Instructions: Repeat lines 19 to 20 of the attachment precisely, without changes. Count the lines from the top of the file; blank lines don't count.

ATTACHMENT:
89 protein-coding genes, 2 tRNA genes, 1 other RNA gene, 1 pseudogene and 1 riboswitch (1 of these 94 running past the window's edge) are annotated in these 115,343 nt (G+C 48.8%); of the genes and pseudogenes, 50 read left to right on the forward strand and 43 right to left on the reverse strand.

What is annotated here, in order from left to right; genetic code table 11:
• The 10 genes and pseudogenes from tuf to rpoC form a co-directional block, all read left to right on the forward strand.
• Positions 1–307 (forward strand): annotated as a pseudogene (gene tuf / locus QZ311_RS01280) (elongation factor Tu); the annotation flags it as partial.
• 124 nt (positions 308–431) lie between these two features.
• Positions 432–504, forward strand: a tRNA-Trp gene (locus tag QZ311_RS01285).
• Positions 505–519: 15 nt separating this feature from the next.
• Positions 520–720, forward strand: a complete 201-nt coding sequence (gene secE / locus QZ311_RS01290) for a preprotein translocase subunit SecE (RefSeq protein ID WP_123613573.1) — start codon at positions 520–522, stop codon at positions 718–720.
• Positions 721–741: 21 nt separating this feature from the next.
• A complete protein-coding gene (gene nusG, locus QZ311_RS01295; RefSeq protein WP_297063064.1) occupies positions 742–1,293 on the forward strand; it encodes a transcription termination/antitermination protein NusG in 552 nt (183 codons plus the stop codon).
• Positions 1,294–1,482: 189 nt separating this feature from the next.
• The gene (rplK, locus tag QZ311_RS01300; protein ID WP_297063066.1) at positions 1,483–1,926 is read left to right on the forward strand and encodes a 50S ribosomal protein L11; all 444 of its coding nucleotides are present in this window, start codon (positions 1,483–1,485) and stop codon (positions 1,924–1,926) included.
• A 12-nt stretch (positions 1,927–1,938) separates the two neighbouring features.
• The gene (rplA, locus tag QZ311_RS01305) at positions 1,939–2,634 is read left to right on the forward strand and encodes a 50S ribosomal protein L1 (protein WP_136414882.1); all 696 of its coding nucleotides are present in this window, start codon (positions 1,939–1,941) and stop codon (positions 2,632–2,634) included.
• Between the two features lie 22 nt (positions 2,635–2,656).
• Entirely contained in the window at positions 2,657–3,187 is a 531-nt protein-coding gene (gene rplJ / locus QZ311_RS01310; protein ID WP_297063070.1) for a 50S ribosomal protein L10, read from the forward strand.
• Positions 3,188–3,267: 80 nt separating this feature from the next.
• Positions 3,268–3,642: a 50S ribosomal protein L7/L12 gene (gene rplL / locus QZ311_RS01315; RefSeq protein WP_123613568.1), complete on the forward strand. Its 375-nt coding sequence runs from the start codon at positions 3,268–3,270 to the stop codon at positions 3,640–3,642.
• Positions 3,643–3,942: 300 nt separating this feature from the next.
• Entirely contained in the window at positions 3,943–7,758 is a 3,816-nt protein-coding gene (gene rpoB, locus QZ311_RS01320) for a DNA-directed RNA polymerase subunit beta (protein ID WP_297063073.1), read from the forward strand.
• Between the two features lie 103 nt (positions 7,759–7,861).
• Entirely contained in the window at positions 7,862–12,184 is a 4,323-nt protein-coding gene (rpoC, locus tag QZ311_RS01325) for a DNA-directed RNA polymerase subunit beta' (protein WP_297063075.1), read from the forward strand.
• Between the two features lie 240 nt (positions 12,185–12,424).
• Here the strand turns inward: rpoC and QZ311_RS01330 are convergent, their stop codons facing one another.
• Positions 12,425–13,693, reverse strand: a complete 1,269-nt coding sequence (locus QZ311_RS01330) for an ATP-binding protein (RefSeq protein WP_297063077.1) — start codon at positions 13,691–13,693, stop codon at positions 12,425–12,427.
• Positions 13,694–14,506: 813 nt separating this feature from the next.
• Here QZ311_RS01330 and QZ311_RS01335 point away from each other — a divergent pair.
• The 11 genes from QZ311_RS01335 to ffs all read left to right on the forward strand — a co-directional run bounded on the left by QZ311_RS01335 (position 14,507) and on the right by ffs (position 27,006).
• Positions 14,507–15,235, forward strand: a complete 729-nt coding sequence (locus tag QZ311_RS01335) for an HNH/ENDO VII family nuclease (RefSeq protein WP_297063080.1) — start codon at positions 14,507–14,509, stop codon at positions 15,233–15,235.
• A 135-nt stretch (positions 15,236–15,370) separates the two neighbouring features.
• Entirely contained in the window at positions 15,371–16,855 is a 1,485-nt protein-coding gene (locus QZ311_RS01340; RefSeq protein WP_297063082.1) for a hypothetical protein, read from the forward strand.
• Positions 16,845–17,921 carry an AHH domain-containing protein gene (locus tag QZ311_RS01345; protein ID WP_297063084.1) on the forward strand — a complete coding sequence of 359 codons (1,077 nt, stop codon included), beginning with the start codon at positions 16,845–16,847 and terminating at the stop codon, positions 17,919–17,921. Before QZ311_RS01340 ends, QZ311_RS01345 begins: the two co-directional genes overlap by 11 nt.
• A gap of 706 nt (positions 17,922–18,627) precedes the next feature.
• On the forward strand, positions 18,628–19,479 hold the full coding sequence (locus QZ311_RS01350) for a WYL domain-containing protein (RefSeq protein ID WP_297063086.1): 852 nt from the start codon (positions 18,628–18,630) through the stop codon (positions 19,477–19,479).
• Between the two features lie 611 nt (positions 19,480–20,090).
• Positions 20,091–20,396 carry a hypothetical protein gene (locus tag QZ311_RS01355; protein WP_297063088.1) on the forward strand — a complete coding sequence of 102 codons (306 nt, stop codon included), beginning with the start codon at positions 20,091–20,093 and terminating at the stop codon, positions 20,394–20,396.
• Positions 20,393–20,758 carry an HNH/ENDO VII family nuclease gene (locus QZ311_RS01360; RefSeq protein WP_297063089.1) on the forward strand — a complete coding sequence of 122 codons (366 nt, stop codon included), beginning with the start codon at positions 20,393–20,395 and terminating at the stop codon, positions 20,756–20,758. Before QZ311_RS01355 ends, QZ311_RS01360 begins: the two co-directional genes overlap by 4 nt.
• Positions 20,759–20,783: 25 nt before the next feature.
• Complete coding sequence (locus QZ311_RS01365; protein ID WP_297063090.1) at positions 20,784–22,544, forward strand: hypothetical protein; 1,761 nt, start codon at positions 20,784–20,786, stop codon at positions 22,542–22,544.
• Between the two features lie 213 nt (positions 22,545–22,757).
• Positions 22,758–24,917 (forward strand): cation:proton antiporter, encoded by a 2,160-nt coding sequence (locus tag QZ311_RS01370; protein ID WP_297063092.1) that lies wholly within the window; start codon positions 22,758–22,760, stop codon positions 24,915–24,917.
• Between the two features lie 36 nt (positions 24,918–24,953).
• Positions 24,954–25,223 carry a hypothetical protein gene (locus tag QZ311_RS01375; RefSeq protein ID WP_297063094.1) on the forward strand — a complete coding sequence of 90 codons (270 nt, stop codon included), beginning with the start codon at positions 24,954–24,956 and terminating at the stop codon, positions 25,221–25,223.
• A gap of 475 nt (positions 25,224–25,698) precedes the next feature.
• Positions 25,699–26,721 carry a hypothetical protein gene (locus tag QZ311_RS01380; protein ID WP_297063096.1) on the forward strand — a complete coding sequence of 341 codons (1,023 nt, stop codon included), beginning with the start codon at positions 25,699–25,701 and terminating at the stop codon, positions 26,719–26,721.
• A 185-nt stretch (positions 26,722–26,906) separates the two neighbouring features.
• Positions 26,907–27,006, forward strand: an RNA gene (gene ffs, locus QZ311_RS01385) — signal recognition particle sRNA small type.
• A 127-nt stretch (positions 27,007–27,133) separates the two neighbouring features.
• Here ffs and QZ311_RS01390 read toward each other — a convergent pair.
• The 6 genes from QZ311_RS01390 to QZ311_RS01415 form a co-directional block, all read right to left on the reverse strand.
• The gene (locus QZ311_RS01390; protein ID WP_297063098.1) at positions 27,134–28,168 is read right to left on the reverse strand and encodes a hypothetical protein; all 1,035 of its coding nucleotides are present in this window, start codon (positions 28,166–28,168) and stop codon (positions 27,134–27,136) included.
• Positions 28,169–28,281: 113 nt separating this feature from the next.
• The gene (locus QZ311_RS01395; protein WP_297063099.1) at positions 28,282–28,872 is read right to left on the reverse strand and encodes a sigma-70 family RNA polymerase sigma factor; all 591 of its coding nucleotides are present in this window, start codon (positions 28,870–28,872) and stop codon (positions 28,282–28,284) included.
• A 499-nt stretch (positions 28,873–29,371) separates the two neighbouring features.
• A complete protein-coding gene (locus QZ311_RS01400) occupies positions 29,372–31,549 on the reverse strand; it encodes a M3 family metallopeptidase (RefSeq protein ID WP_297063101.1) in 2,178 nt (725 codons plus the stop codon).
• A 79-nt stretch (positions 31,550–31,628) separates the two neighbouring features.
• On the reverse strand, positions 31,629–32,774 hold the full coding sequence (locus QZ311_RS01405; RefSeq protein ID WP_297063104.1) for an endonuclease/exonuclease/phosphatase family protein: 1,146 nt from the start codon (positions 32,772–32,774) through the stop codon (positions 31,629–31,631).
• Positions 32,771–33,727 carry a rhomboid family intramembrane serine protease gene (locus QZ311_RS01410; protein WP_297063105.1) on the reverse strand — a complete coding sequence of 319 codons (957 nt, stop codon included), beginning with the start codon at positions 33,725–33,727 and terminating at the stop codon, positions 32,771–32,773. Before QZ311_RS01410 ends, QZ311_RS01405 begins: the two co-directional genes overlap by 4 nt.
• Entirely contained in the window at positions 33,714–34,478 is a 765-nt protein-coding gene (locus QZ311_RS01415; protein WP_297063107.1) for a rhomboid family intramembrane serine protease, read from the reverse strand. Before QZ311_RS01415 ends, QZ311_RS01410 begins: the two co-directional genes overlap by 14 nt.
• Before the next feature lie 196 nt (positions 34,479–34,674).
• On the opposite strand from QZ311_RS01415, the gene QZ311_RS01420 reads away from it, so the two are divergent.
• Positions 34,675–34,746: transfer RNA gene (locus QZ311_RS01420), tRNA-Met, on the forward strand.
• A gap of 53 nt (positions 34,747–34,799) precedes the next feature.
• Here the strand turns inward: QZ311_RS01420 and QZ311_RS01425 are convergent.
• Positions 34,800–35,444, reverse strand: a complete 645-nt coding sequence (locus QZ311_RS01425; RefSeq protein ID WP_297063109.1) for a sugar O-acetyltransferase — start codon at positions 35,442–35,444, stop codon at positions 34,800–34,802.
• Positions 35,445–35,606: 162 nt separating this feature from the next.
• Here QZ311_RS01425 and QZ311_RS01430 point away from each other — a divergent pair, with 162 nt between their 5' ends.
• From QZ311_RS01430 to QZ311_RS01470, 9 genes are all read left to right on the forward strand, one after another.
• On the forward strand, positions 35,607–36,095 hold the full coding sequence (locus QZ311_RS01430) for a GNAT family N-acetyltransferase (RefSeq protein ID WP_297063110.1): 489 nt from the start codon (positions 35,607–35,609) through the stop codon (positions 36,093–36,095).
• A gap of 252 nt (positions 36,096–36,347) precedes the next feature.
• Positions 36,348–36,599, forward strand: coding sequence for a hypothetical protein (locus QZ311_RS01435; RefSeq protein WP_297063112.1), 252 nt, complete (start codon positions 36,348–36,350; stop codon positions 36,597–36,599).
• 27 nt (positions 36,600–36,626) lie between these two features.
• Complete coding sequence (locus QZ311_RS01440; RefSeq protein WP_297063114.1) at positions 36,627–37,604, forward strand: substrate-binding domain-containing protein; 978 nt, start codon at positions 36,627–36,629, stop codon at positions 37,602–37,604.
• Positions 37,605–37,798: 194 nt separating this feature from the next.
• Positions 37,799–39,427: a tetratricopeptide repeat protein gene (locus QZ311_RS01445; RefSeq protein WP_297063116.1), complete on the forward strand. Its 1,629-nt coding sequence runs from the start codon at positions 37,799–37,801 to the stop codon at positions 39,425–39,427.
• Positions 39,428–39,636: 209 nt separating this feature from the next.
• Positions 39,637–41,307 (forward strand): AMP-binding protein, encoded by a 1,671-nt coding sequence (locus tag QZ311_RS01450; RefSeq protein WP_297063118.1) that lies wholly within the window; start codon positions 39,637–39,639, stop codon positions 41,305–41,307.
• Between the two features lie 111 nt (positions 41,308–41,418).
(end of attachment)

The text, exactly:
• Positions 3,643–3,942: 300 nt separating this feature from the next.
• Entirely contained in the window at positions 3,943–7,758 is a 3,816-nt protein-coding gene (gene rpoB, locus QZ311_RS01320) for a DNA-directed RNA polymerase subunit beta (protein ID WP_297063073.1), read from the forward strand.